Not only were the prints available in full color, the collector was often able to secure a small original embellishment on the print itself, done in the artists own hand. This miniature original art addition was sometimes drawn in pencil and sometimes (at a higher fee) drawn in color. It is known as a remarque (see Figure 24).
The 1974 (RW41) print, released by artist David Maass through Wild Wings of Lake City, MN, was a revelation during this period of exponentially increasing interest in limited edition prints.
The artwork was exceptional, the artist was enjoying widespread popularity and the demand for wildlife art was at an all-time high. Sensing this "perfect storm", Wild Wings President Bill Webster took the unusual step (during this time) of making the edition size unlimited.
Prior to 1974, no federal waterfowl stamp edition had ever exceded 1,000 prints. Although not common knowledge, Bill told me that actual sales figures for the Maass piece approached 4,000 prints! This gives you an idea of the fever-pitch that existed during this time. The 1974 print is still very popular today (see Figure 25).
The 1976 (RW43) print is an interesting case. While at first glance it appears to be printed in black ink on white paper, it is a true multicolor piece. According to Duck Stamp Prints, by Stearns and Fink, three colors were used: warm black, cool black and sepia (see Figure 26).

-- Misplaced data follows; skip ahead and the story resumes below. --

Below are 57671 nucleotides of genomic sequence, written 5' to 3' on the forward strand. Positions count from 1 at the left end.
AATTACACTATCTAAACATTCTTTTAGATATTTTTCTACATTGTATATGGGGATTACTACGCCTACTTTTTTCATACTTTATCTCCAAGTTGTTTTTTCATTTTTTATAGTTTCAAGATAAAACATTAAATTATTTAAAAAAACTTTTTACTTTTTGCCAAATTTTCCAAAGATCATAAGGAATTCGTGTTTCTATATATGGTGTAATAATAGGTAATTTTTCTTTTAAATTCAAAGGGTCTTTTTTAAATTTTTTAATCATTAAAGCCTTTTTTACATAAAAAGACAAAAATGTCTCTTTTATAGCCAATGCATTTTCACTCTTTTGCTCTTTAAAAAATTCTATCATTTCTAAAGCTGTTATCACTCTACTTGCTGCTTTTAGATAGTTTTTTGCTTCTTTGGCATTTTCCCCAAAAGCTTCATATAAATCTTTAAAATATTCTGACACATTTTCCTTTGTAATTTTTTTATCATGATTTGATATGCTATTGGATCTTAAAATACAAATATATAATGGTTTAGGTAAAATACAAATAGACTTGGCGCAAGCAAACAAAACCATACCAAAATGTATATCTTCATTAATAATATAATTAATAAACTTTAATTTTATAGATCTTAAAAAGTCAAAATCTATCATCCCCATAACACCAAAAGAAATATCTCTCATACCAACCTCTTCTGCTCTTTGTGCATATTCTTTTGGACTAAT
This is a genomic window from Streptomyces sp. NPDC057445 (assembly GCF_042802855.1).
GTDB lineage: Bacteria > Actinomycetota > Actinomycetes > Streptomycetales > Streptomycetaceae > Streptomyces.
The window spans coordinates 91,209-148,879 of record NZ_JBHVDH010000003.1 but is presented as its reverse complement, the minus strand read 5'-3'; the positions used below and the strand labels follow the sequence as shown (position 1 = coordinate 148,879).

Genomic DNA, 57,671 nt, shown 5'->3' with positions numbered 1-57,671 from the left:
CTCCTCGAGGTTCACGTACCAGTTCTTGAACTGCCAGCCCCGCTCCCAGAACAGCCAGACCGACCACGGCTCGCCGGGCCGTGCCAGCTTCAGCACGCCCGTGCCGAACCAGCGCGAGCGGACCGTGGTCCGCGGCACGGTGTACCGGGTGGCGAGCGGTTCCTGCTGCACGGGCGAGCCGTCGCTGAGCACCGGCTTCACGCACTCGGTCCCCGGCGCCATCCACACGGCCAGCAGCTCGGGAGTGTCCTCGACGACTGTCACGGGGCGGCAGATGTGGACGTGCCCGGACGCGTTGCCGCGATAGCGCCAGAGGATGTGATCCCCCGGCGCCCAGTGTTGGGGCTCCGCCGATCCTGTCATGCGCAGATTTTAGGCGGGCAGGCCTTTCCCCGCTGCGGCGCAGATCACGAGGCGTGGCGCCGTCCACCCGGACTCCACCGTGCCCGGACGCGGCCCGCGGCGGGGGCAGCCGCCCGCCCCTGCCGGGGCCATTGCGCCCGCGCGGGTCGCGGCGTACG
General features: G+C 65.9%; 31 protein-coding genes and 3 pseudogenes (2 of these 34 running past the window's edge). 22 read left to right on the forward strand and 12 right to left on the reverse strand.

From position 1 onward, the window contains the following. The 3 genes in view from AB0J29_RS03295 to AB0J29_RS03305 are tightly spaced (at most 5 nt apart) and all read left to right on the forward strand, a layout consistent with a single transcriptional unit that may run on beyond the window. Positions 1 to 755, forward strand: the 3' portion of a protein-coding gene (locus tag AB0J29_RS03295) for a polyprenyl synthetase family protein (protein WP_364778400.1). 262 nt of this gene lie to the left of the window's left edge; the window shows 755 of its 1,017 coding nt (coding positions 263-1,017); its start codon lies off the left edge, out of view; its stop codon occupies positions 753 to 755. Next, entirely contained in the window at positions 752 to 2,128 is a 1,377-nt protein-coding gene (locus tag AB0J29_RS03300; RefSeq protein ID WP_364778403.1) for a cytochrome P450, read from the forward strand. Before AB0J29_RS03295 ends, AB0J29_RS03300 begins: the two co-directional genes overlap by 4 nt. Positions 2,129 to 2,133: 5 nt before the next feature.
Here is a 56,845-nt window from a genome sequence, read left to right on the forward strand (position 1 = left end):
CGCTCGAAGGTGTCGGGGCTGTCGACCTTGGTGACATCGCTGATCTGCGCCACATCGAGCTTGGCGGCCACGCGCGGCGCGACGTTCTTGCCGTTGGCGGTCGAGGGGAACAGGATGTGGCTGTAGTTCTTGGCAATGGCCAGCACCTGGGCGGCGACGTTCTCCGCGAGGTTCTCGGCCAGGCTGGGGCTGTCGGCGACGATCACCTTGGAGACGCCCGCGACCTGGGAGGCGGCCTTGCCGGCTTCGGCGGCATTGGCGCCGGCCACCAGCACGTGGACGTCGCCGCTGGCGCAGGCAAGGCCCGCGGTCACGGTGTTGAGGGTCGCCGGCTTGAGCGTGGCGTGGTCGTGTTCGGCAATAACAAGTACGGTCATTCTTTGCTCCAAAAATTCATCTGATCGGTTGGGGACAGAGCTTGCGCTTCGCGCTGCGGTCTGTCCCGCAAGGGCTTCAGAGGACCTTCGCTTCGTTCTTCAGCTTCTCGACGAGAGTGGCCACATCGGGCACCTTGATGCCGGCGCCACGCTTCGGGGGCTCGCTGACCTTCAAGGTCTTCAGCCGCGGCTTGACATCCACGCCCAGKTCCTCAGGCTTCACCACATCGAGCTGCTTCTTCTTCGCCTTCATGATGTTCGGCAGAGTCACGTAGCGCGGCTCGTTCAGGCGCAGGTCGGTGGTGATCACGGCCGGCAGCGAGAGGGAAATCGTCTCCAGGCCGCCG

1983 (RW50) marked the 50th anniversary of the federal waterfowl stamp program. To Commemorate this event, the artist, William Morris, produced a special Anniversary Edition which included a gold-colored circular medallion.
Interest in the medallion edition was very high (I sold 275, myself) and this became a precedent-setting event. From this point on, every artist offered a medallion edition in addition to what (then) became known as the regular edition.
Condition (1934 – 1969). Early (black and white) federal waterfowl stamp prints were sold and (usually) framed during a period of time prior to today's "museum" standards. In virtually all cases, the mats were highly acidic and the prints were held in place by tape, glue or dry-mounting adhesive.
There was no widely available UV resistant glass or acrylic (plexi-glass) to choose from. In addition, the prints were often framed repeatedly over time. This frequently resulted in the size of the original margins being cropped (trimmed) with each successive framing.